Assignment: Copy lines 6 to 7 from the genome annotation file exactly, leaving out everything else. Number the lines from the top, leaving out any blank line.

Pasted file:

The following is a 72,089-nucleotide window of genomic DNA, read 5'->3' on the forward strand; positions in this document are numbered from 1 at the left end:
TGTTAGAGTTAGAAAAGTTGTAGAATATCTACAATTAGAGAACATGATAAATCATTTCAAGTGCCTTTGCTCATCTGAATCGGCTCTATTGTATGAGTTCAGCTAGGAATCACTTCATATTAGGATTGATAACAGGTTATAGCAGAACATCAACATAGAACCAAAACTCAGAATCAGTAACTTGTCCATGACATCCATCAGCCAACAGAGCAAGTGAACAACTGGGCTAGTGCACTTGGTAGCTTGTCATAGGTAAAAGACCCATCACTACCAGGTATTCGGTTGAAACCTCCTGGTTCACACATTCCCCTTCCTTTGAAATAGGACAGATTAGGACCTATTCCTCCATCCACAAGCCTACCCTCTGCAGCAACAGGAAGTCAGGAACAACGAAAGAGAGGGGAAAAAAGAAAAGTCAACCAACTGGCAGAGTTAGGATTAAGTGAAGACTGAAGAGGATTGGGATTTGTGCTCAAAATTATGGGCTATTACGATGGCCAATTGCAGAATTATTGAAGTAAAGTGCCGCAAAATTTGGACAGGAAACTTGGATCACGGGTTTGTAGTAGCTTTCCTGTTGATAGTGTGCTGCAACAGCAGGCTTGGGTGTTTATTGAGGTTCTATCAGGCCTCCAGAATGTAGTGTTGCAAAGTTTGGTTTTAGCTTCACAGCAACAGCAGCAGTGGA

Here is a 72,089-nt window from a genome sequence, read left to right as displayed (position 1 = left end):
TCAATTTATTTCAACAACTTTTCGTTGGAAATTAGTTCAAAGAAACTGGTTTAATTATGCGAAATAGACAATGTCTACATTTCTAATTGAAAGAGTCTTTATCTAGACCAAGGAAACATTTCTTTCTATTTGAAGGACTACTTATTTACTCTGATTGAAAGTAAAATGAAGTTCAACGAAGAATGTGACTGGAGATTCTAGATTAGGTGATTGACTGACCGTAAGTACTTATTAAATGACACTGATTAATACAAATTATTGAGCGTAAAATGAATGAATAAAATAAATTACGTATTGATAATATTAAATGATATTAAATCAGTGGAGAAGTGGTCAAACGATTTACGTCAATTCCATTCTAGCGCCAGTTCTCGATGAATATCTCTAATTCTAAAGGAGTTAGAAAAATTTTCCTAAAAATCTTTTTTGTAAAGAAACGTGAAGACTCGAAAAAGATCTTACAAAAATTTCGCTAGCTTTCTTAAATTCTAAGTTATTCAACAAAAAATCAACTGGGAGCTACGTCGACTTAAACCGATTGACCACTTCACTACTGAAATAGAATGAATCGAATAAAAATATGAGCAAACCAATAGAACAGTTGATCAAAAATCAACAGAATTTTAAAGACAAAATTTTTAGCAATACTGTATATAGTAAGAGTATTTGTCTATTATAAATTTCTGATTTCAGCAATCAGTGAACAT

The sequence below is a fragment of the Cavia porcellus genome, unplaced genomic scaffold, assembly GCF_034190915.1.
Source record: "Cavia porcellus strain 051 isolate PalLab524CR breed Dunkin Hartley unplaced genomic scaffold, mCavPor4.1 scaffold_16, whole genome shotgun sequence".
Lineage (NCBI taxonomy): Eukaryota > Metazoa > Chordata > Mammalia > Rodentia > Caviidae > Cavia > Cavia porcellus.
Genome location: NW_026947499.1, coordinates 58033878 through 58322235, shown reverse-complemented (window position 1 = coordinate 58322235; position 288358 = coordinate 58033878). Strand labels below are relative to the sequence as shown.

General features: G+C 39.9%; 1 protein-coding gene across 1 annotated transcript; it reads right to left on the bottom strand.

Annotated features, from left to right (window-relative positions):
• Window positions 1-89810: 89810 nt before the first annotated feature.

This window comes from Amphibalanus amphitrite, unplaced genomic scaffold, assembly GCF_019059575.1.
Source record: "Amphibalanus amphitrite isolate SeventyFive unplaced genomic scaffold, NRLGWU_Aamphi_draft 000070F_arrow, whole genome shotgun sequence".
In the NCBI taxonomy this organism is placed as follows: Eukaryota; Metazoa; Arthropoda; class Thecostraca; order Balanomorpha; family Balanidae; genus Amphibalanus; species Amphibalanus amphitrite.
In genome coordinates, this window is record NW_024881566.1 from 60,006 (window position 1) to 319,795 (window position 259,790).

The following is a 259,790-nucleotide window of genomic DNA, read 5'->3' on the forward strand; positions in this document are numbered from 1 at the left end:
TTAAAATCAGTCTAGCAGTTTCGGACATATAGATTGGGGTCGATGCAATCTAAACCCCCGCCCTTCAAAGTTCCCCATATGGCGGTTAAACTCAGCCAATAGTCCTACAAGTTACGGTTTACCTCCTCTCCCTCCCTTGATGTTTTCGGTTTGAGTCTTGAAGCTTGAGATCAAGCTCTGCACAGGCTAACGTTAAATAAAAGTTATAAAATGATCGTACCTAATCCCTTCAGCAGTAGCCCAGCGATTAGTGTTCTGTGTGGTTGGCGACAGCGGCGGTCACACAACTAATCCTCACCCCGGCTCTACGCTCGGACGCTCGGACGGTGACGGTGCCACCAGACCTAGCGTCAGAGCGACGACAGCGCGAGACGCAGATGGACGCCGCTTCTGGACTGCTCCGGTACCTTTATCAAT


Source record: "Cavia porcellus strain 051 isolate PalLab524CR breed Dunkin Hartley unplaced genomic scaffold, mCavPor4.1 scaffold_16, whole genome shotgun sequence".
Lineage (NCBI taxonomy): Eukaryota > Metazoa > Chordata > Mammalia > Rodentia > Caviidae > Cavia > Cavia porcellus.